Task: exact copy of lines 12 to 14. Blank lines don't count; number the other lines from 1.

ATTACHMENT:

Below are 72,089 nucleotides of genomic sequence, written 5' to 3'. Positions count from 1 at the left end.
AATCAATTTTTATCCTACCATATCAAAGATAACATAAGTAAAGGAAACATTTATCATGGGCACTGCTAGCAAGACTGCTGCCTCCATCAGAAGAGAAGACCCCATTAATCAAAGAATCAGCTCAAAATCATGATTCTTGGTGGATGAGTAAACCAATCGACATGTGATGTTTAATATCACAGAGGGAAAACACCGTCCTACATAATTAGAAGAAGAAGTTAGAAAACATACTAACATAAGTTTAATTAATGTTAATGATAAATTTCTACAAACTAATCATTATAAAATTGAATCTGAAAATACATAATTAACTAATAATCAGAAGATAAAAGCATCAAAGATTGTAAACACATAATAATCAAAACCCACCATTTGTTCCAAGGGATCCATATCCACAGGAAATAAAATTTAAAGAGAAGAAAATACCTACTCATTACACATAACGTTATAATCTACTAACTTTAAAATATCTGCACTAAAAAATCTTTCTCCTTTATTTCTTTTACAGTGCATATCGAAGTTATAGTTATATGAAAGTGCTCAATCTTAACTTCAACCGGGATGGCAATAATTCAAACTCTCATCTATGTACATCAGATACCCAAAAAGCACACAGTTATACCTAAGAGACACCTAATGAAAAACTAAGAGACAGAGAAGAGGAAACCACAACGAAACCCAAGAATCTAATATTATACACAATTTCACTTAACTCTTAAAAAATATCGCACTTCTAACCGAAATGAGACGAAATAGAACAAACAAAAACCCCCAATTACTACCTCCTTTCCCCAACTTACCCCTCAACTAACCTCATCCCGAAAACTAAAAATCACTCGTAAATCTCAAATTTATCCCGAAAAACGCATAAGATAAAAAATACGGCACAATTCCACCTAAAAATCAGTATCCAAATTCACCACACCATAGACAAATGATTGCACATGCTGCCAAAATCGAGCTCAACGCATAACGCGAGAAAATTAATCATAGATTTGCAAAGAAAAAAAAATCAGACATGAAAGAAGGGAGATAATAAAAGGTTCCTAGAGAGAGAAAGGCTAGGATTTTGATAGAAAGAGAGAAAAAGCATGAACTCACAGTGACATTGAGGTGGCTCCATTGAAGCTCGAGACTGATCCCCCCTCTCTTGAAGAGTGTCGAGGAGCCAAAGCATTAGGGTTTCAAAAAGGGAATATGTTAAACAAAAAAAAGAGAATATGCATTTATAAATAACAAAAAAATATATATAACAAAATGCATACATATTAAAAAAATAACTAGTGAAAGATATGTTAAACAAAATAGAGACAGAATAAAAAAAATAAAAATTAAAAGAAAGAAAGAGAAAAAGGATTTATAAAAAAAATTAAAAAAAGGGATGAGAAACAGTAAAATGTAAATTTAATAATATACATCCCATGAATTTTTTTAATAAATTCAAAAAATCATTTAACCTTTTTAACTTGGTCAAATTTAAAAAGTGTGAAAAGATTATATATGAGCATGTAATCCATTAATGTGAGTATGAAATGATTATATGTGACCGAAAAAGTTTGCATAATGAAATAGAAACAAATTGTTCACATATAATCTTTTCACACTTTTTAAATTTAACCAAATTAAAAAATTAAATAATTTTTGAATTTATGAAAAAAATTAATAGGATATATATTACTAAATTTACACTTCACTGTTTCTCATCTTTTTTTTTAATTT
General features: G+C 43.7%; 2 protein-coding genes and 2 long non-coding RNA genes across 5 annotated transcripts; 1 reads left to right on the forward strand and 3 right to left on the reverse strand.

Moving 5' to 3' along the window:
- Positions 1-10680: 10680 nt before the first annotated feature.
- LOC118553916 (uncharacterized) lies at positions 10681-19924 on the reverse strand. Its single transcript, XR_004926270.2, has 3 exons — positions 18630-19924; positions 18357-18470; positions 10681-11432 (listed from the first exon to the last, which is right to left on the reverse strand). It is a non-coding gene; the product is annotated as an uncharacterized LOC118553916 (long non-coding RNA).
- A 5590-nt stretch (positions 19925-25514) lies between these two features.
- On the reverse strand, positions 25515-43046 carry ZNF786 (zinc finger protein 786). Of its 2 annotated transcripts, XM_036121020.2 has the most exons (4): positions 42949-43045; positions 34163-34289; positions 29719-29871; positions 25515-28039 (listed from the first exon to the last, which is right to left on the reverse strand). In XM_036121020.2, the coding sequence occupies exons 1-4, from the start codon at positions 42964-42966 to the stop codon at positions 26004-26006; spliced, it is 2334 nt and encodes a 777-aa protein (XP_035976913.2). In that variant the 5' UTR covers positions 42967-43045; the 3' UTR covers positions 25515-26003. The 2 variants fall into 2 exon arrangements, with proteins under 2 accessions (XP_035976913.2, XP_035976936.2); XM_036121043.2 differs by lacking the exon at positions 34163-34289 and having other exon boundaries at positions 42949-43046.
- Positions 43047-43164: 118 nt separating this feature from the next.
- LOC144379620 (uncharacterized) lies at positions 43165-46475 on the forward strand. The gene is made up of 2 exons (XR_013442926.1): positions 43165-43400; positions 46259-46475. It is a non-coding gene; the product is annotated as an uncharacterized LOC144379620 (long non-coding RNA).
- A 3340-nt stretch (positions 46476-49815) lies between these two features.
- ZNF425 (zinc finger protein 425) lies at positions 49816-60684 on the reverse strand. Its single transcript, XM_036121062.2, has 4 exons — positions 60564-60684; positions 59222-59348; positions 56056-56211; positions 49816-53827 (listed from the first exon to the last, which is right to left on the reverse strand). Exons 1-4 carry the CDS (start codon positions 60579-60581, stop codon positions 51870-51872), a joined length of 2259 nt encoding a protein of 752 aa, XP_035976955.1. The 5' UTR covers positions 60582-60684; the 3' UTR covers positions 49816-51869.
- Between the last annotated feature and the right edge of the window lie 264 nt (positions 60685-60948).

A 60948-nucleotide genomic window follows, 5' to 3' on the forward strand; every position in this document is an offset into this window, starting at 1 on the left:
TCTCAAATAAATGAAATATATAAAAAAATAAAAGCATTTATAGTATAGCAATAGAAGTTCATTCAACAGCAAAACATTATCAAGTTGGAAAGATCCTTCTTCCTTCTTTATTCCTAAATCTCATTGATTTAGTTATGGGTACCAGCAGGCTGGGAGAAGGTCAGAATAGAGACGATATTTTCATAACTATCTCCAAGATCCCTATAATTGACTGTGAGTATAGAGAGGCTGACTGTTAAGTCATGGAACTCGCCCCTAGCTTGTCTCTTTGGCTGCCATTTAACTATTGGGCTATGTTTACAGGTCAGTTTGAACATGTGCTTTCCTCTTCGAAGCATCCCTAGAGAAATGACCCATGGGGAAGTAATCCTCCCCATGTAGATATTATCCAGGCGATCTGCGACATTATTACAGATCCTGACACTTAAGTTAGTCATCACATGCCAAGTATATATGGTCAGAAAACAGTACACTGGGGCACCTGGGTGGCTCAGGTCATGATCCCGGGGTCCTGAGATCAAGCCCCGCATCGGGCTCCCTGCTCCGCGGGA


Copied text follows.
- ZNF425 (zinc finger protein 425) lies at positions 49816-60684 on the reverse strand. Its single transcript, XM_036121062.2, has 4 exons — positions 60564-60684; positions 59222-59348; positions 56056-56211; positions 49816-53827 (listed from the first exon to the last, which is right to left on the reverse strand). Exons 1-4 carry the CDS (start codon positions 60579-60581, stop codon positions 51870-51872), a joined length of 2259 nt encoding a protein of 752 aa, XP_035976955.1. The 5' UTR covers positions 60582-60684; the 3' UTR covers positions 49816-51869.
- Between the last annotated feature and the right edge of the window lie 264 nt (positions 60685-60948).

A 60948-nucleotide genomic window follows, 5' to 3' on the forward strand; every position in this document is an offset into this window, starting at 1 on the left: